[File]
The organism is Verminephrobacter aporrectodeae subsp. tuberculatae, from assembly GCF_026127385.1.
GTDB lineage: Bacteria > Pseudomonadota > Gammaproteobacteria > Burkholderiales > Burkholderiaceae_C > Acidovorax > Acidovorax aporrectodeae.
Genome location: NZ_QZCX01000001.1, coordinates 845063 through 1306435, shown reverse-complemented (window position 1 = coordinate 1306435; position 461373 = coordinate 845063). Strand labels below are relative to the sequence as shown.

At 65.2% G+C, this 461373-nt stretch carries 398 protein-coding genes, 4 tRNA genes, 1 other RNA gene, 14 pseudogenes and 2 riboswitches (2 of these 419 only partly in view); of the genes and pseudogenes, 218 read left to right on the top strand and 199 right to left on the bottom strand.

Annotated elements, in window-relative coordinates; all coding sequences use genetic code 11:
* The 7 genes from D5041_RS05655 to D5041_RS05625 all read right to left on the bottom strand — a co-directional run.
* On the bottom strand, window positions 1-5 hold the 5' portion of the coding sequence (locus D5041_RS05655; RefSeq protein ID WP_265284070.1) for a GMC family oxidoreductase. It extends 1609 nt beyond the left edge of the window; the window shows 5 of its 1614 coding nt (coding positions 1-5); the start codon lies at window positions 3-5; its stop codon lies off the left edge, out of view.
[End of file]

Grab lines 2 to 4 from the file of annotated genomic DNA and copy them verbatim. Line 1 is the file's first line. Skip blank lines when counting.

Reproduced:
GTDB lineage: Bacteria > Pseudomonadota > Gammaproteobacteria > Burkholderiales > Burkholderiaceae_C > Acidovorax > Acidovorax aporrectodeae.
Genome location: NZ_QZCX01000001.1, coordinates 845063 through 1306435, shown reverse-complemented (window position 1 = coordinate 1306435; position 461373 = coordinate 845063). Strand labels below are relative to the sequence as shown.

At 65.2% G+C, this 461373-nt stretch carries 398 protein-coding genes, 4 tRNA genes, 1 other RNA gene, 14 pseudogenes and 2 riboswitches (2 of these 419 only partly in view); of the genes and pseudogenes, 218 read left to right on the top strand and 199 right to left on the bottom strand.